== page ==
History shows that appointments are the most effective way to bolster diversity on states’ high court benches.

Nationally, “supreme court elections have rarely been a path to the bench for people of color,” a new report from New York University’s Brennan Center for Justice found. Appointment has been “the principal selection method responsible for the increase in racial diversity in state supreme courts,” the report says.

Most women on the state’s two high courts were appointed before they were elected. No Hispanic justice has ever won election to the Texas Supreme Court without being appointed first; only one Hispanic judge, Michelle Slaughter, has been elected to its sister court, the Texas Court of Criminal Appeals, without an appointment first.

Texas judges face particular challenges in seeking re-election: They run in down-ballot, low-information races, but still must muster enough enthusiasm to win statewide. And because statewide elections in Texas have been captured by Republicans for two decades, candidates are effectively selected in the GOP primary, when the electorate is mostly white.

For Hispanic judges, that amounts to what experts call a “surname challenge”: With little other information, the overwhelmingly white electorate in Republican primaries leans toward the names that sound familiar, said Mike Baselice, a GOP pollster.

That effect can be ameliorated with the name recognition and increased fundraising power that accompanies backing from the governor — which operates almost like a “subsidy,” said Victoria DeFrancesco Soto, a professor at the University of Texas’ Lyndon B. Johnson School of Public Affairs.

Abbott’s office — which has often come under fire for appointing few diverse individuals — did not respond to questions for this story.

Court watchers also pointed to the need for geographic diversity on the bench. After Justice Phil Johnson resigned last year, most justices hail from big cities, and there is no one from West Texas.

“We just bring different experiences,” said former Justice David Medina, who served on the court until 2012, when he lost a Republican primary to Justice John Devine. “Whether you have a corporate background; whether or not you have an appellate background; black, brown, white, male or female — we all have different experiences and those experiences, I think, help when we’re deliberating a case.”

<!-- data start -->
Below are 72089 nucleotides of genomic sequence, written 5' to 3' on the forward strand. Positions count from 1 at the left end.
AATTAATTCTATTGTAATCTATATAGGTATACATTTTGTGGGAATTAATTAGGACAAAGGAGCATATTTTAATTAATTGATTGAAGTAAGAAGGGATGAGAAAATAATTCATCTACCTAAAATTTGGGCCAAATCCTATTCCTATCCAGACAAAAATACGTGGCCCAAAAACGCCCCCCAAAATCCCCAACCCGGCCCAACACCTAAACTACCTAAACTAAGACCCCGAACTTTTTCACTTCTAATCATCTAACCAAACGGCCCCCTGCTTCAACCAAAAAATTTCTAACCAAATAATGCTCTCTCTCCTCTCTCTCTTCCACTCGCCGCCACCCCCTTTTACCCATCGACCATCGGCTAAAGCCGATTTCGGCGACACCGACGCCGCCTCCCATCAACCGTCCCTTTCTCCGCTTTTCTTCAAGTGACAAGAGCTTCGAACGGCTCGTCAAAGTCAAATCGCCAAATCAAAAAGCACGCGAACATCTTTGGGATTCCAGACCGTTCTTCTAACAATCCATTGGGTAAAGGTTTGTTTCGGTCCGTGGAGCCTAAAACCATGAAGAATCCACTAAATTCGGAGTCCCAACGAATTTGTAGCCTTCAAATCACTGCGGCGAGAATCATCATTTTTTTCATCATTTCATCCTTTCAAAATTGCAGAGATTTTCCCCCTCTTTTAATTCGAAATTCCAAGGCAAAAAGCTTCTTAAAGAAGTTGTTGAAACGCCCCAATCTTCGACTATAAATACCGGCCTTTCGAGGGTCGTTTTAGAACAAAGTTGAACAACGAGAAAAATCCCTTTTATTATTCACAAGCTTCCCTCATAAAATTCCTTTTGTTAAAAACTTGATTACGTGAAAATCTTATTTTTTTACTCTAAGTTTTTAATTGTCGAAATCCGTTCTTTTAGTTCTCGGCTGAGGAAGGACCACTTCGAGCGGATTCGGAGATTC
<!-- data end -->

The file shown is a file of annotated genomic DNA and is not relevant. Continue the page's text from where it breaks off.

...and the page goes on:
Of course, the challenges of finding diverse legal talent stretch outside the governor’s Capitol office. Among the state bar, the figures are similar: Men comprise nearly two-thirds of the state’s lawyers, and only one in five attorneys is a person of color. There are more Baylor Law School graduates practicing in Texas than there are black attorneys, a bar survey shows.

The two women sitting on the court praised their Abbott-appointed colleagues — while emphasizing the importance of diversity in the court’s decision-making.

In 2010, the year Justice Debra Lehrmann was appointed, the court included two women, two black justices and two Hispanic justices.

“I do think the diversity we had in the past is largely because of the appointment system,” Lehrmann said. “It’s good when the court reflects the makeup of the population to the extent possible. But again, always the most important thing is getting the right person for the job.”

Justice Eva Guzman, the only Latina on the court and the highest vote-getter in the 2016 Republican primary, said diversity “broadens perspectives.”

And, DeFrancesco Soto said, it might offer a political advantage, too.

“At this time where your moderate Republican women and independent women kind of raise their eyebrows at what some sections of the GOP are doing, this is your chance to highlight that you guys are aware of the need to cater to both genders,” she said. “That’s a missed opportunity.”

Disclosure: The University of Texas at Austin and Baylor University have been financial supporters of The Texas Tribune, a nonprofit, nonpartisan news organization that is funded in part by donations from members, foundations and corporate sponsors. Financial supporters play no role in the Tribune’s journalism. Find a complete list of them here.